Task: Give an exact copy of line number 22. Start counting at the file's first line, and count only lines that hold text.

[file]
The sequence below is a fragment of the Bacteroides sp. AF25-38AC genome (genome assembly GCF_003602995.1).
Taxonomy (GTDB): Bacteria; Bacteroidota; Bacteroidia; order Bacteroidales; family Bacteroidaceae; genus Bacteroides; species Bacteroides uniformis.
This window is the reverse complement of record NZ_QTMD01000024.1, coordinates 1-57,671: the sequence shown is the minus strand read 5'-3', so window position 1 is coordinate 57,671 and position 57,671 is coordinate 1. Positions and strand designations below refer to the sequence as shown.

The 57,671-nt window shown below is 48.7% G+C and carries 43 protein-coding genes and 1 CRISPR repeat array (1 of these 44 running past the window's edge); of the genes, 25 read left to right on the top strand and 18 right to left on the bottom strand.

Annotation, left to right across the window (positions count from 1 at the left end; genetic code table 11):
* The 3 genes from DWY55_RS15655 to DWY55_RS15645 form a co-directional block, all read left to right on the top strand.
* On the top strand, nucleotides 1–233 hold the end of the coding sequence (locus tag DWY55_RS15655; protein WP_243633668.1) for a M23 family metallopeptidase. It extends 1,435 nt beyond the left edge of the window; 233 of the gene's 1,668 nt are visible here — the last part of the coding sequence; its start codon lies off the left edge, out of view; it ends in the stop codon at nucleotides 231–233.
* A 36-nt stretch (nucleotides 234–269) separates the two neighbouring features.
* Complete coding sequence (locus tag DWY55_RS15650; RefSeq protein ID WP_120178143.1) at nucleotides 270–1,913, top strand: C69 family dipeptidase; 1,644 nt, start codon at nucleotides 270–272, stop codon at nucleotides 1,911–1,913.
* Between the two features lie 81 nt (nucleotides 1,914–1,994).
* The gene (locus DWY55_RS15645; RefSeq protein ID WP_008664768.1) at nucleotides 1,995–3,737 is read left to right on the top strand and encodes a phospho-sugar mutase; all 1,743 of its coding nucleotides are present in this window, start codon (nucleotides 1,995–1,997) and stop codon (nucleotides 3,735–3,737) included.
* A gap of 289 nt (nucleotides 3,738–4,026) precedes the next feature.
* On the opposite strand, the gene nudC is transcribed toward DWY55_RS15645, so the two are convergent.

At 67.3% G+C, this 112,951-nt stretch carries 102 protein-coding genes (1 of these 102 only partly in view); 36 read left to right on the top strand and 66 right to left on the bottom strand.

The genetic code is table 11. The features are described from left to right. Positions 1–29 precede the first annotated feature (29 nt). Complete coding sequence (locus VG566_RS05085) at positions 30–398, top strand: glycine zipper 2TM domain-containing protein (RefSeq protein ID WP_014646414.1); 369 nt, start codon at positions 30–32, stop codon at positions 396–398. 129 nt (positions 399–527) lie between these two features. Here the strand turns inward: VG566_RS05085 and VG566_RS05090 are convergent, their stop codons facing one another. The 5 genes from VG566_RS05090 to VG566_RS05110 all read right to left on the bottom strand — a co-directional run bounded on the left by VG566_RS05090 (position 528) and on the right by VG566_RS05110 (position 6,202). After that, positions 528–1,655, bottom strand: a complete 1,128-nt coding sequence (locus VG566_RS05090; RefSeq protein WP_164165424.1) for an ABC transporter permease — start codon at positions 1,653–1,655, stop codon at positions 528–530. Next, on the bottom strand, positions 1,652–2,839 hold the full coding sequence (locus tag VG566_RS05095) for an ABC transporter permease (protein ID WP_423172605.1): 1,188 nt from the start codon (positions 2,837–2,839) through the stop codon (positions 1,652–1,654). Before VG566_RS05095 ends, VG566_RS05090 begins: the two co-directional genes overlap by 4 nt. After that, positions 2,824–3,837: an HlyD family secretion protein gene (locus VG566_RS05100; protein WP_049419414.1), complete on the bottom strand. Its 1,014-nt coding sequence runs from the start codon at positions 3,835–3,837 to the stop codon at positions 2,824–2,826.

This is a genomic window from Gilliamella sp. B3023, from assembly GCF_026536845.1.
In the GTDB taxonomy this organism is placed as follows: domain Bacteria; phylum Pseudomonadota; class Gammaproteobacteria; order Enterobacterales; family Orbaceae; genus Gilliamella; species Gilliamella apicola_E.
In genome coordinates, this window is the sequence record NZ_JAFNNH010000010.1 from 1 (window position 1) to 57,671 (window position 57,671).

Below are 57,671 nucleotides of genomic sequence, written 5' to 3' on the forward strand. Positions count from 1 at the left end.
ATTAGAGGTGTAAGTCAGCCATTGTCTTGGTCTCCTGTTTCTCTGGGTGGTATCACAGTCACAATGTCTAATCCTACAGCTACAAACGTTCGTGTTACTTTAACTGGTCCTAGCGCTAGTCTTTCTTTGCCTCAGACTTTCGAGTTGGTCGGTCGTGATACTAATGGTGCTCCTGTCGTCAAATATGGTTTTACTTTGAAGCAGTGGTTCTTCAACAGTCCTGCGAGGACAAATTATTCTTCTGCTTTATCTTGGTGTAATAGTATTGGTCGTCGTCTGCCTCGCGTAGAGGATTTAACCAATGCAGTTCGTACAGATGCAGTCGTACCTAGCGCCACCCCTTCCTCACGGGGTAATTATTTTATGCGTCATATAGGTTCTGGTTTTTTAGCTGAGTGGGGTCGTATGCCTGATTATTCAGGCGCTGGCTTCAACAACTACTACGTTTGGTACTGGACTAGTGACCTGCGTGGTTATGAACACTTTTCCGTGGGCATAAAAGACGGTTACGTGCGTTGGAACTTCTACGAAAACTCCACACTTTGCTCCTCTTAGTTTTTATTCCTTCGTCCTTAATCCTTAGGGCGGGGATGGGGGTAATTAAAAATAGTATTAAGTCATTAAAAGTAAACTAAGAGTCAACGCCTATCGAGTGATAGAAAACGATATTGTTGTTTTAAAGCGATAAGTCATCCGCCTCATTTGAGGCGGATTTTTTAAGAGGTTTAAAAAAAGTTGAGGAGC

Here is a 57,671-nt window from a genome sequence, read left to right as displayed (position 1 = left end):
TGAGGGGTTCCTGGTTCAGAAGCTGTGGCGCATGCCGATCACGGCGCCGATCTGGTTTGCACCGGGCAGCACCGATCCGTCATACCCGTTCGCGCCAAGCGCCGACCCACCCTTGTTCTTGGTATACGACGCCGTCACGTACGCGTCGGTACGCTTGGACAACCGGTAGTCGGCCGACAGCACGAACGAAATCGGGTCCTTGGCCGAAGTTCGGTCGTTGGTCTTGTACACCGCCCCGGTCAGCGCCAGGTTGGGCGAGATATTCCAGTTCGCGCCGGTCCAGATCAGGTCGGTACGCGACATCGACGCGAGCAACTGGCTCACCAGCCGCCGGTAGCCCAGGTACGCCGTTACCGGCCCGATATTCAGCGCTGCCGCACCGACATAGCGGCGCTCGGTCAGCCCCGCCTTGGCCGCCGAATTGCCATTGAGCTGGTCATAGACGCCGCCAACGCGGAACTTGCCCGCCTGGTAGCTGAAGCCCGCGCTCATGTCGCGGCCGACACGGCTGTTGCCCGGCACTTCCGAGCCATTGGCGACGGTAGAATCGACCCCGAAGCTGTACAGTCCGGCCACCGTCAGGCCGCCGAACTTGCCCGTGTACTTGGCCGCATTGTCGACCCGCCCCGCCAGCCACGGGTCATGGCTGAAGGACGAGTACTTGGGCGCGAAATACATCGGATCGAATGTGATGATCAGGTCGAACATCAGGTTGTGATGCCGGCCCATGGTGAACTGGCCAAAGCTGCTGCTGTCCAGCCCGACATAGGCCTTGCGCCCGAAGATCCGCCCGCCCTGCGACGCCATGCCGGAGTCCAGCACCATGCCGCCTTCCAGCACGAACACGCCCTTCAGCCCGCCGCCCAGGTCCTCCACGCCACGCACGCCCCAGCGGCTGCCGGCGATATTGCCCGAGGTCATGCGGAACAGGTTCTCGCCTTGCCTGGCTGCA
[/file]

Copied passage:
TGAGGGGTTCCTGGTTCAGAAGCTGTGGCGCATGCCGATCACGGCGCCGATCTGGTTTGCACCGGGCAGCACCGATCCGTCATACCCGTTCGCGCCAAGCGCCGACCCACCCTTGTTCTTGGTATACGACGCCGTCACGTACGCGTCGGTACGCTTGGACAACCGGTAGTCGGCCGACAGCACGAACGAAATCGGGTCCTTGGCCGAAGTTCGGTCGTTGGTCTTGTACACCGCCCCGGTCAGCGCCAGGTTGGGCGAGATATTCCAGTTCGCGCCGGTCCAGATCAGGTCGGTACGCGACATCGACGCGAGCAACTGGCTCACCAGCCGCCGGTAGCCCAGGTACGCCGTTACCGGCCCGATATTCAGCGCTGCCGCACCGACATAGCGGCGCTCGGTCAGCCCCGCCTTGGCCGCCGAATTGCCATTGAGCTGGTCATAGACGCCGCCAACGCGGAACTTGCCCGCCTGGTAGCTGAAGCCCGCGCTCATGTCGCGGCCGACACGGCTGTTGCCCGGCACTTCCGAGCCATTGGCGACGGTAGAATCGACCCCGAAGCTGTACAGTCCGGCCACCGTCAGGCCGCCGAACTTGCCCGTGTACTTGGCCGCATTGTCGACCCGCCCCGCCAGCCACGGGTCATGGCTGAAGGACGAGTACTTGGGCGCGAAATACATCGGATCGAATGTGATGATCAGGTCGAACATCAGGTTGTGATGCCGGCCCATGGTGAACTGGCCAAAGCTGCTGCTGTCCAGCCCGACATAGGCCTTGCGCCCGAAGATCCGCCCGCCCTGCGACGCCATGCCGGAGTCCAGCACCATGCCGCCTTCCAGCACGAACACGCCCTTCAGCCCGCCGCCCAGGTCCTCCACGCCACGCACGCCCCAGCGGCTGCCGGCGATATTGCCCGAGGTCATGCGGAACAGGTTCTCGCCTTGCCTGGCTGCA